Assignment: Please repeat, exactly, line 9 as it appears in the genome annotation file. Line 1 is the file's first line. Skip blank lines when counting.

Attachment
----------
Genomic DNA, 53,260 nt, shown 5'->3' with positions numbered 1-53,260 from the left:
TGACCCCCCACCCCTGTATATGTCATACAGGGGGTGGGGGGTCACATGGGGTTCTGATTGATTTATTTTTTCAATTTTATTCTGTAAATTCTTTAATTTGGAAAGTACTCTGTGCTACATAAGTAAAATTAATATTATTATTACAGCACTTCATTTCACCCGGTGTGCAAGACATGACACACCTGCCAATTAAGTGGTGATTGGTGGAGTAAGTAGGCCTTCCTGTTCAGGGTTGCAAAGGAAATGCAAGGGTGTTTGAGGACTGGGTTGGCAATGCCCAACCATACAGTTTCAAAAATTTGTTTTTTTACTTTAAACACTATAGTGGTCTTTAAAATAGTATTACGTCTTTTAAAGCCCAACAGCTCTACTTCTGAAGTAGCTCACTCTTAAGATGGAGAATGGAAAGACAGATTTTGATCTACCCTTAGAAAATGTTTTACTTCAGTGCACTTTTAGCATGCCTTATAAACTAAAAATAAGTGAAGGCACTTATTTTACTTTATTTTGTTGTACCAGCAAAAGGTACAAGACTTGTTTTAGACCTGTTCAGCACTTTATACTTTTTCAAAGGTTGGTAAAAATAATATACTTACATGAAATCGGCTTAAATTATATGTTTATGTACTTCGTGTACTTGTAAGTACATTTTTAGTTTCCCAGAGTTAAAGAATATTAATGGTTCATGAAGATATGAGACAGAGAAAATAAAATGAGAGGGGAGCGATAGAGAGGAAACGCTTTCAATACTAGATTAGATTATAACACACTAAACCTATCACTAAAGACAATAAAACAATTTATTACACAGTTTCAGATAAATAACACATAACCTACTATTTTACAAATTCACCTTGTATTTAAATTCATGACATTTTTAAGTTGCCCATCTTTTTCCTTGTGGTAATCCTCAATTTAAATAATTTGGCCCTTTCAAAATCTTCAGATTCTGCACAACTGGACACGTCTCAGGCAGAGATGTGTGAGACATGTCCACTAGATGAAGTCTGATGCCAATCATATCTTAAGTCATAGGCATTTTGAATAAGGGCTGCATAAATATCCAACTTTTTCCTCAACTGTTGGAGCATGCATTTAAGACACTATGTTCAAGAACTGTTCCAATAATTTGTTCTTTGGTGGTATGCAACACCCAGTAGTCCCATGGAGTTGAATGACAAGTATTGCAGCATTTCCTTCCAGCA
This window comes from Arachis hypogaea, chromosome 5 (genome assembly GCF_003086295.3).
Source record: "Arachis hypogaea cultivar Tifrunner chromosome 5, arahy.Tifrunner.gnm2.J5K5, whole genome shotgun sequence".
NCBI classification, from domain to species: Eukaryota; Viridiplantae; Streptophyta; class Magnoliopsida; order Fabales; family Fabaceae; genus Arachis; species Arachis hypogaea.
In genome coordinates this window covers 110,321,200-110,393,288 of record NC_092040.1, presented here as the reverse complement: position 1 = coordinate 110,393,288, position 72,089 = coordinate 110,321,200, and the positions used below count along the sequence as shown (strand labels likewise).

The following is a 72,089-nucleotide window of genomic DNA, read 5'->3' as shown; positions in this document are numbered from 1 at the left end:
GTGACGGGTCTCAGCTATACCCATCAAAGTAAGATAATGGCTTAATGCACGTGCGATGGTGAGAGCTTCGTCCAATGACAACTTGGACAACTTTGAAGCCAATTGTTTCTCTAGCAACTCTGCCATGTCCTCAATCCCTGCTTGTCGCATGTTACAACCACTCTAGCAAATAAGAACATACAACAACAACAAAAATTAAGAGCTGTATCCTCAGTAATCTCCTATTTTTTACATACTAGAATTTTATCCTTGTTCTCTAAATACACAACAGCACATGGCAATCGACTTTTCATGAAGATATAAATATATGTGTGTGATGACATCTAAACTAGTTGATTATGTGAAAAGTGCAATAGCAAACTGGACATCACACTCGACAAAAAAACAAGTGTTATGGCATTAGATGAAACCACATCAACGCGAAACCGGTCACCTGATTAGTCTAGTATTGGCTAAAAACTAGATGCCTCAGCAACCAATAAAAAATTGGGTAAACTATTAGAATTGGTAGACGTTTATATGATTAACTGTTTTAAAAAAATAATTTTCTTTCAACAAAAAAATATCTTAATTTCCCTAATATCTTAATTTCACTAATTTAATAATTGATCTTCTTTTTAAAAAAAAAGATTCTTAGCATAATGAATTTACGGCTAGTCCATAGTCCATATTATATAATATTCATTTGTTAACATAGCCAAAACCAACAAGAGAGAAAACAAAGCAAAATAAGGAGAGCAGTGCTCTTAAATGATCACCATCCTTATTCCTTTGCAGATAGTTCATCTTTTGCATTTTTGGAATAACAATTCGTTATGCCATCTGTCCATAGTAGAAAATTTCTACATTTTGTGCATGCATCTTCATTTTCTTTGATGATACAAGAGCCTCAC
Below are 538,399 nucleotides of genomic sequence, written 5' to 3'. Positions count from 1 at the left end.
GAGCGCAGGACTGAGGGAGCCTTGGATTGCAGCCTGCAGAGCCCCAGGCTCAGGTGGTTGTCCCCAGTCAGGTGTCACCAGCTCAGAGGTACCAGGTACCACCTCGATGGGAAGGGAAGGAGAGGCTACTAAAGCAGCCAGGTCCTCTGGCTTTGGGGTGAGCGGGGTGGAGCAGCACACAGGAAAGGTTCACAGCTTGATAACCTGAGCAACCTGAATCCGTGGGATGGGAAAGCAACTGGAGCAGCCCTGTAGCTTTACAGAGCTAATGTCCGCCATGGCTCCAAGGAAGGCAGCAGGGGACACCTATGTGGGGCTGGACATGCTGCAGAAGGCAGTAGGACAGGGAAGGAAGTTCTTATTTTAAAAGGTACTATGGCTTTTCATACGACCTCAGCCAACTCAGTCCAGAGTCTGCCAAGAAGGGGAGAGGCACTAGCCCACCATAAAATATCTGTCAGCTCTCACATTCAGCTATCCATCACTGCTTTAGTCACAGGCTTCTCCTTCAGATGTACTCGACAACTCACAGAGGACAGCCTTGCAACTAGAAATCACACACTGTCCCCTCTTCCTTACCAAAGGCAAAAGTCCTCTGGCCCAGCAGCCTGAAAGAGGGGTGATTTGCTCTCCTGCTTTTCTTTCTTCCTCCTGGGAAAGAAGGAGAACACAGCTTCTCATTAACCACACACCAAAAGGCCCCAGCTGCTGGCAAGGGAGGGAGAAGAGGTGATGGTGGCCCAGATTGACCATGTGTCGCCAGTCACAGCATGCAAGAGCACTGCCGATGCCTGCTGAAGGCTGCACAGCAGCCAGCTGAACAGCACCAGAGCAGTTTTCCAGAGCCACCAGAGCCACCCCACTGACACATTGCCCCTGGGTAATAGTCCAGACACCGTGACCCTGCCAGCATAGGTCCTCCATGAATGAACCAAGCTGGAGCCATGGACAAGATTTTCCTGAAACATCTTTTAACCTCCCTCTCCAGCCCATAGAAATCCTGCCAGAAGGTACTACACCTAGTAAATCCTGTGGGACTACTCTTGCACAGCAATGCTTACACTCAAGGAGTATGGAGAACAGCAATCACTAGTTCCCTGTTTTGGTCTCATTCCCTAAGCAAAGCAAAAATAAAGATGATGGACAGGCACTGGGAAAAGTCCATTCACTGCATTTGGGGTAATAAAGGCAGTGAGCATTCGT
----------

Below are 538,399 nucleotides of genomic sequence, written 5' to 3'. Positions count from 1 at the left end.